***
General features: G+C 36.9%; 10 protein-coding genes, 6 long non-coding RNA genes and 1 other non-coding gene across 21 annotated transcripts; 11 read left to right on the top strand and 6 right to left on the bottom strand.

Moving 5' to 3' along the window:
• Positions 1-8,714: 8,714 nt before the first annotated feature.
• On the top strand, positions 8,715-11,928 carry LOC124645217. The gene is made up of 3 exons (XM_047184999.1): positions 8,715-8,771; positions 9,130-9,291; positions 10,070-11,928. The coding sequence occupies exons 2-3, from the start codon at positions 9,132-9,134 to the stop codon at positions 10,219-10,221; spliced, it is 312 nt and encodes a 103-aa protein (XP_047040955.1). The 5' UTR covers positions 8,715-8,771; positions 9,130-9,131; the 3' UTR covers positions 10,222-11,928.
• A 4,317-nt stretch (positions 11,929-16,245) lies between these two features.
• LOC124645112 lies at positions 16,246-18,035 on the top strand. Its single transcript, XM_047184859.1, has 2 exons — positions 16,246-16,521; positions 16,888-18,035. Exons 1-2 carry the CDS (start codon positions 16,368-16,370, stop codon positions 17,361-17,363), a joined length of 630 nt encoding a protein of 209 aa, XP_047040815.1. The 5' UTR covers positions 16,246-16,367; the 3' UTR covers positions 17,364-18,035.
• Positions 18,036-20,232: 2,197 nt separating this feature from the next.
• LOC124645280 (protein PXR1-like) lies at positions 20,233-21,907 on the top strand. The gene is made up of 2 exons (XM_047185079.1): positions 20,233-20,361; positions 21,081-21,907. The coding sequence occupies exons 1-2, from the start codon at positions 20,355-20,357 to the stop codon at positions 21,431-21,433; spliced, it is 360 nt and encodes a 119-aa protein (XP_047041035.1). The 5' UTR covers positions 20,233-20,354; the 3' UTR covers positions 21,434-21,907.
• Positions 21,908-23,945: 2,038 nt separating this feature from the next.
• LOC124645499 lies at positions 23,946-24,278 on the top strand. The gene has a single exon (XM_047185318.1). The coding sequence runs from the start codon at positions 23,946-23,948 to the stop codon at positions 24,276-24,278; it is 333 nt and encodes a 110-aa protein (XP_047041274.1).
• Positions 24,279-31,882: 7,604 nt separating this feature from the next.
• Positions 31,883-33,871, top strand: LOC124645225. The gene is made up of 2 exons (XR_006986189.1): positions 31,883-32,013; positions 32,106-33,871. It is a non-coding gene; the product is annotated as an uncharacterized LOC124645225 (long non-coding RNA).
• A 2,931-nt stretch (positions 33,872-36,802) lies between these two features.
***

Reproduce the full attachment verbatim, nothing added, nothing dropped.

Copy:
General features: G+C 36.9%; 10 protein-coding genes, 6 long non-coding RNA genes and 1 other non-coding gene across 21 annotated transcripts; 11 read left to right on the top strand and 6 right to left on the bottom strand.

Moving 5' to 3' along the window:
• Positions 1-8,714: 8,714 nt before the first annotated feature.
• On the top strand, positions 8,715-11,928 carry LOC124645217. The gene is made up of 3 exons (XM_047184999.1): positions 8,715-8,771; positions 9,130-9,291; positions 10,070-11,928. The coding sequence occupies exons 2-3, from the start codon at positions 9,132-9,134 to the stop codon at positions 10,219-10,221; spliced, it is 312 nt and encodes a 103-aa protein (XP_047040955.1). The 5' UTR covers positions 8,715-8,771; positions 9,130-9,131; the 3' UTR covers positions 10,222-11,928.
• A 4,317-nt stretch (positions 11,929-16,245) lies between these two features.
• LOC124645112 lies at positions 16,246-18,035 on the top strand. Its single transcript, XM_047184859.1, has 2 exons — positions 16,246-16,521; positions 16,888-18,035. Exons 1-2 carry the CDS (start codon positions 16,368-16,370, stop codon positions 17,361-17,363), a joined length of 630 nt encoding a protein of 209 aa, XP_047040815.1. The 5' UTR covers positions 16,246-16,367; the 3' UTR covers positions 17,364-18,035.
• Positions 18,036-20,232: 2,197 nt separating this feature from the next.
• LOC124645280 (protein PXR1-like) lies at positions 20,233-21,907 on the top strand. The gene is made up of 2 exons (XM_047185079.1): positions 20,233-20,361; positions 21,081-21,907. The coding sequence occupies exons 1-2, from the start codon at positions 20,355-20,357 to the stop codon at positions 21,431-21,433; spliced, it is 360 nt and encodes a 119-aa protein (XP_047041035.1). The 5' UTR covers positions 20,233-20,354; the 3' UTR covers positions 21,434-21,907.
• Positions 21,908-23,945: 2,038 nt separating this feature from the next.
• LOC124645499 lies at positions 23,946-24,278 on the top strand. The gene has a single exon (XM_047185318.1). The coding sequence runs from the start codon at positions 23,946-23,948 to the stop codon at positions 24,276-24,278; it is 333 nt and encodes a 110-aa protein (XP_047041274.1).
• Positions 24,279-31,882: 7,604 nt separating this feature from the next.
• Positions 31,883-33,871, top strand: LOC124645225. The gene is made up of 2 exons (XR_006986189.1): positions 31,883-32,013; positions 32,106-33,871. It is a non-coding gene; the product is annotated as an uncharacterized LOC124645225 (long non-coding RNA).
• A 2,931-nt stretch (positions 33,872-36,802) lies between these two features.